Industrial or Intellectual Property?

Industrial Property is a subset of Intellectual Property. It concerns creations that are by their nature industrial, a form of property grouping mainly patents, trademarks, designs and models respectively protecting technological innovations, distinctive signs, and aesthetic creations. Industrial property, by the advantages that it confers, encourages creation. Intellectual Property also includes Literary and Artistic Property. (French Intellectual Property Code)

What is patent law?

Patent law is a legal framework that establishes a system that encourages technological innovation and promotes economic development. The violation of a patent right is sanctioned as a result of an action brought before the courts having jurisdiction to put an end to infringements of the monopoly conferred by patents. Courts may also declare a patent challenged by a third party void.

Draw me a patent

A patent is a title issued by the public authorities. It confers an exclusive right on an invention (product or process) that provides a new technical solution to a technical problem. To be patentable, however, an invention must fulfill certain conditions (novelty, inventive step, industrial application). Patents have an incentive function, offering inventors recognition of their creativity. Patents thus encourage innovation and preserve the technological progress of their owners.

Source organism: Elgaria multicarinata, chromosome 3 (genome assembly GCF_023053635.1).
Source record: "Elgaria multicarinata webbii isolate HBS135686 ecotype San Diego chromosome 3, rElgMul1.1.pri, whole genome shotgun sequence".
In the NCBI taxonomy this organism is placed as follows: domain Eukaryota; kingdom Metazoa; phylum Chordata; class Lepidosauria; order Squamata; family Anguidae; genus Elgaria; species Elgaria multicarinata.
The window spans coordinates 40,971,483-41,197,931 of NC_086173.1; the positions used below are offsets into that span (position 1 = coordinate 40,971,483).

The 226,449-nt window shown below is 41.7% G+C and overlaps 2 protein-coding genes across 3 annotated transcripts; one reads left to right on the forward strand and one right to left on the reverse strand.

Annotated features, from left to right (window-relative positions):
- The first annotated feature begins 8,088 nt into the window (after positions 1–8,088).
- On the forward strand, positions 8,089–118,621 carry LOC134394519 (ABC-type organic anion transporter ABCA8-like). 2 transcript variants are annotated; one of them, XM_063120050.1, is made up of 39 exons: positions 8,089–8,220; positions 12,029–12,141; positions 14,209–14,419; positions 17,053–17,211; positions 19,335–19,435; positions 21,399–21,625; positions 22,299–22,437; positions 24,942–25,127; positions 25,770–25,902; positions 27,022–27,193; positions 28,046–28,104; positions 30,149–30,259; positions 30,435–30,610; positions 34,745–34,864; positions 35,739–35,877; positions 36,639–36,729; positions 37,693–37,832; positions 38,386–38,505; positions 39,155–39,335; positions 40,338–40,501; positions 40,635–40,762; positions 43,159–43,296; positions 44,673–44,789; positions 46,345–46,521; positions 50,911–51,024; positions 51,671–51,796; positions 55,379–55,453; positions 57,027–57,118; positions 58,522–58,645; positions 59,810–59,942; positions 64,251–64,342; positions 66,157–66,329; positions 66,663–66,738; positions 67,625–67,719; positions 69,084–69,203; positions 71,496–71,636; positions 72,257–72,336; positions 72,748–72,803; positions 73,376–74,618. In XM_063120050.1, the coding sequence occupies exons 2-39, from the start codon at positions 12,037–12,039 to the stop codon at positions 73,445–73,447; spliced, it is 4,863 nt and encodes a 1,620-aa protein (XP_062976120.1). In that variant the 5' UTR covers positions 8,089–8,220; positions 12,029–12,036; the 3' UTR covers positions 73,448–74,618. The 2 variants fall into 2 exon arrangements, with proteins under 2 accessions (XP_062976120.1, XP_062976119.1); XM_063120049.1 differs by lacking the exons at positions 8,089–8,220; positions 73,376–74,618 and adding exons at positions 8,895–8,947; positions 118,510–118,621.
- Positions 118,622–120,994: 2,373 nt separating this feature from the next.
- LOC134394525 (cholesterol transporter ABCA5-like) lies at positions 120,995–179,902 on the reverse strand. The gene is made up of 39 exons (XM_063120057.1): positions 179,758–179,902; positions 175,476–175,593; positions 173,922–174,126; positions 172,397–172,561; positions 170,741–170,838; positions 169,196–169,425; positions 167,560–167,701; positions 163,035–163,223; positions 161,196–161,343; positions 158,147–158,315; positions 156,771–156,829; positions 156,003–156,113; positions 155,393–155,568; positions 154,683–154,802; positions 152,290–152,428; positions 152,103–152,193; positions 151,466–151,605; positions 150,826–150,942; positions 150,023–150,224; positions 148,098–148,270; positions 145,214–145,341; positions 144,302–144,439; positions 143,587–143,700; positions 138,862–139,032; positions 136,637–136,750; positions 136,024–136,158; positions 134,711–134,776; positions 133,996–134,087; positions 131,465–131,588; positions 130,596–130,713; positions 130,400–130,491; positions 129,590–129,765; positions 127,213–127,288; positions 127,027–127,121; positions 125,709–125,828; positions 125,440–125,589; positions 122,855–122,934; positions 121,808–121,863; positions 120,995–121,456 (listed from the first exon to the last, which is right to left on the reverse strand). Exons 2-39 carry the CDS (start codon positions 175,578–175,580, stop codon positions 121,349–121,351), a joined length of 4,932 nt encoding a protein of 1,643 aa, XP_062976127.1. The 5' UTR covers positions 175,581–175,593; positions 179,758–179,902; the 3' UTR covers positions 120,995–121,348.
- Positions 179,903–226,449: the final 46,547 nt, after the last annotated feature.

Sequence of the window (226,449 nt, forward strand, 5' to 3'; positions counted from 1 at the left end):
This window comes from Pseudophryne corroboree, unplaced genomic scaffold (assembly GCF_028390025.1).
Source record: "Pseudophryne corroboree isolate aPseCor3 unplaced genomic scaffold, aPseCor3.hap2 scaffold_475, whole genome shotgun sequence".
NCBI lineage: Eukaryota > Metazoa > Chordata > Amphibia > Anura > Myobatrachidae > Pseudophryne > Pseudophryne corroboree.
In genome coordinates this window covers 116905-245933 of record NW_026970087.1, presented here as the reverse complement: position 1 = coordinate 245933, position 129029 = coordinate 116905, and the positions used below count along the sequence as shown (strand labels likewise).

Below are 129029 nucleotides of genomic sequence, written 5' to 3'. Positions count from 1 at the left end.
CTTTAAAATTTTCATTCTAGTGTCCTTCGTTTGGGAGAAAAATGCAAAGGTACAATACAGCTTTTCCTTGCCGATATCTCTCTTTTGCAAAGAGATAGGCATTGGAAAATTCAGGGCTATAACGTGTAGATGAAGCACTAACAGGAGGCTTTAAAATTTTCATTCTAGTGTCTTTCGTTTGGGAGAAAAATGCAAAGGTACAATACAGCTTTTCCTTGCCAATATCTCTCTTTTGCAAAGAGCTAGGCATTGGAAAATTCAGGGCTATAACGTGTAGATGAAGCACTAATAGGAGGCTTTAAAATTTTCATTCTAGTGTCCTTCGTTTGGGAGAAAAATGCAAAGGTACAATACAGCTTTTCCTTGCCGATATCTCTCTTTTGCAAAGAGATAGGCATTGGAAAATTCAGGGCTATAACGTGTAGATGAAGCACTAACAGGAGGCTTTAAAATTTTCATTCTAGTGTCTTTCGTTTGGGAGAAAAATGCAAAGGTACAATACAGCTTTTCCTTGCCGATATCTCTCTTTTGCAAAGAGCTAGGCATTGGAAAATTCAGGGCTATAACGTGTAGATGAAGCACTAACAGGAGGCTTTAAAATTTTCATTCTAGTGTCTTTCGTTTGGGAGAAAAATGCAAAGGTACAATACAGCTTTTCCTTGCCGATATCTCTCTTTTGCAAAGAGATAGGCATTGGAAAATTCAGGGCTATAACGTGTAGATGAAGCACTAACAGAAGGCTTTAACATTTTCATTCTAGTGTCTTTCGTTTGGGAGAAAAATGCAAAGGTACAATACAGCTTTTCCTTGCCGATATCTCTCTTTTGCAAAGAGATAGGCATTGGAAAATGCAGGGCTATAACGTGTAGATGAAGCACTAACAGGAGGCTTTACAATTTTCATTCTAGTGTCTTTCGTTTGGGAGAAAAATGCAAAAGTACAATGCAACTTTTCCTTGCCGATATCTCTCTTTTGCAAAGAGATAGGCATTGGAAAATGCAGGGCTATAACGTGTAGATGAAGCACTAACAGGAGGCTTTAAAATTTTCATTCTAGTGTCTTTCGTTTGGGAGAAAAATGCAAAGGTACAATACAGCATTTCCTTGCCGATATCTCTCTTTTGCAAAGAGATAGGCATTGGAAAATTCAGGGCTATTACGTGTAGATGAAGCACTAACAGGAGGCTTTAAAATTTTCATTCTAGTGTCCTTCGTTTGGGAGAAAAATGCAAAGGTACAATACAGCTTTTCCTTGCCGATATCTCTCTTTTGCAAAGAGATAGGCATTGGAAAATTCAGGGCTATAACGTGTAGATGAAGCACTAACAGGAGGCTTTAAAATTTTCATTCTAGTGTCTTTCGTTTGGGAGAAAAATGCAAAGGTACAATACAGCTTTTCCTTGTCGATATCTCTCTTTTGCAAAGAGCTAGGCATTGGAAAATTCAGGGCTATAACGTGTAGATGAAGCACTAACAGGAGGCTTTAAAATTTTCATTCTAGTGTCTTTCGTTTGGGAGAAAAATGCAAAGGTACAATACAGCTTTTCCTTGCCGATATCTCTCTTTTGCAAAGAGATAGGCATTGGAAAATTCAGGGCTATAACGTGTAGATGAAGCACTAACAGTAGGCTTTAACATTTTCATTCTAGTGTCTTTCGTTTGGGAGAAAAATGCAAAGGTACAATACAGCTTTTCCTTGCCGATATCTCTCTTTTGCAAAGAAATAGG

Why patent?

Innovation is at the heart of your daily life and economic development. The success and sustainability of a business depends largely on the ability to imagine new products. That is why, whatever the nature of a creation, this deserves to be protected. Research is made profitable and gives a strategic competitive advantage, in an increasingly competitive and globalized environment. The patent strengthens the value of a company. More than an indicator of performance, it is an element of its intangible assets that can be valued and transmitted.

What are the advantages for the patentee?